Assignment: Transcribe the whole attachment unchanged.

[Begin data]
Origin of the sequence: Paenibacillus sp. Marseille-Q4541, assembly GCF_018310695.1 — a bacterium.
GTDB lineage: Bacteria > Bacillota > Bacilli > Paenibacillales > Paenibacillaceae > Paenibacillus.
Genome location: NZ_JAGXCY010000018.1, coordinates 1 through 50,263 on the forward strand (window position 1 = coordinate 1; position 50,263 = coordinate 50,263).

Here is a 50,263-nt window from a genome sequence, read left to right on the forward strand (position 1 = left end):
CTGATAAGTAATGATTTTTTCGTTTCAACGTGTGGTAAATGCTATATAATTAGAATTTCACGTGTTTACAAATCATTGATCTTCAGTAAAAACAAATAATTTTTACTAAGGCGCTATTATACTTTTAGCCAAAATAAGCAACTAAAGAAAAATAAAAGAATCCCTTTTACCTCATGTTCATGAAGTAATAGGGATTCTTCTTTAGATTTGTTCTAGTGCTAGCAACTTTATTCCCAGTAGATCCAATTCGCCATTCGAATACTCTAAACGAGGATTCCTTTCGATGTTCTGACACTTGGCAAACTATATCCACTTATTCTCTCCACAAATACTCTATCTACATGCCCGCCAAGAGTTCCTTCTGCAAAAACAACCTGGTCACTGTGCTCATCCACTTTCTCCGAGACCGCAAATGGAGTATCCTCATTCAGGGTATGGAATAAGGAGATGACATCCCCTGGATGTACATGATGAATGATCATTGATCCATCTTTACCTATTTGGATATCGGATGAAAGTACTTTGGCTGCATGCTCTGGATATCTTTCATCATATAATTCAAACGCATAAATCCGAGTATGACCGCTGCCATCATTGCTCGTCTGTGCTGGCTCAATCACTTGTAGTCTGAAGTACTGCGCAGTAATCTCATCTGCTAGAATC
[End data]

Origin of the sequence: Paenibacillus sp. Marseille-Q4541, assembly GCF_018310695.1 — a bacterium.
GTDB lineage: Bacteria > Bacillota > Bacilli > Paenibacillales > Paenibacillaceae > Paenibacillus.
Genome location: NZ_JAGXCY010000018.1, coordinates 1 through 50,263 on the forward strand (window position 1 = coordinate 1; position 50,263 = coordinate 50,263).

Here is a 50,263-nt window from a genome sequence, read left to right on the forward strand (position 1 = left end):
CTGATAAGTAATGATTTTTTCGTTTCAACGTGTGGTAAATGCTATATAATTAGAATTTCACGTGTTTACAAATCATTGATCTTCAGTAAAAACAAATAATTTTTACTAAGGCGCTATTATACTTTTAGCCAAAATAAGCAACTAAAGAAAAATAAAAGAATCCCTTTTACCTCATGTTCATGAAGTAATAGGGATTCTTCTTTAGATTTGTTCTAGTGCTAGCAACTTTATTCCCAGTAGATCCAATTCGCCATTCGAATACTCTAAACGAGGATTCCTTTCGATGTTCTGACACTTGGCAAACTATATCCACTTATTCTCTCCACAAATACTCTATCTACATGCCCGCCAAGAGTTCCTTCTGCAAAAACAACCTGGTCACTGTGCTCATCCACTTTCTCCGAGACCGCAAATGGAGTATCCTCATTCAGGGTATGGAATAAGGAGATGACATCCCCTGGATGTACATGATGAATGATCATTGATCCATCTTTACCTATTTGGATATCGGATGAAAGTACTTTGGCTGCATGCTCTGGATATCTTTCATCATATAATTCAAACGCATAAATCCGAGTATGACCGCTGCCATCATTGCTCGTCTGTGCTGGCTCAATCACTTGTAGTCTGAAGTACTGCGCAGTAATCTCATCTGCTAGAATC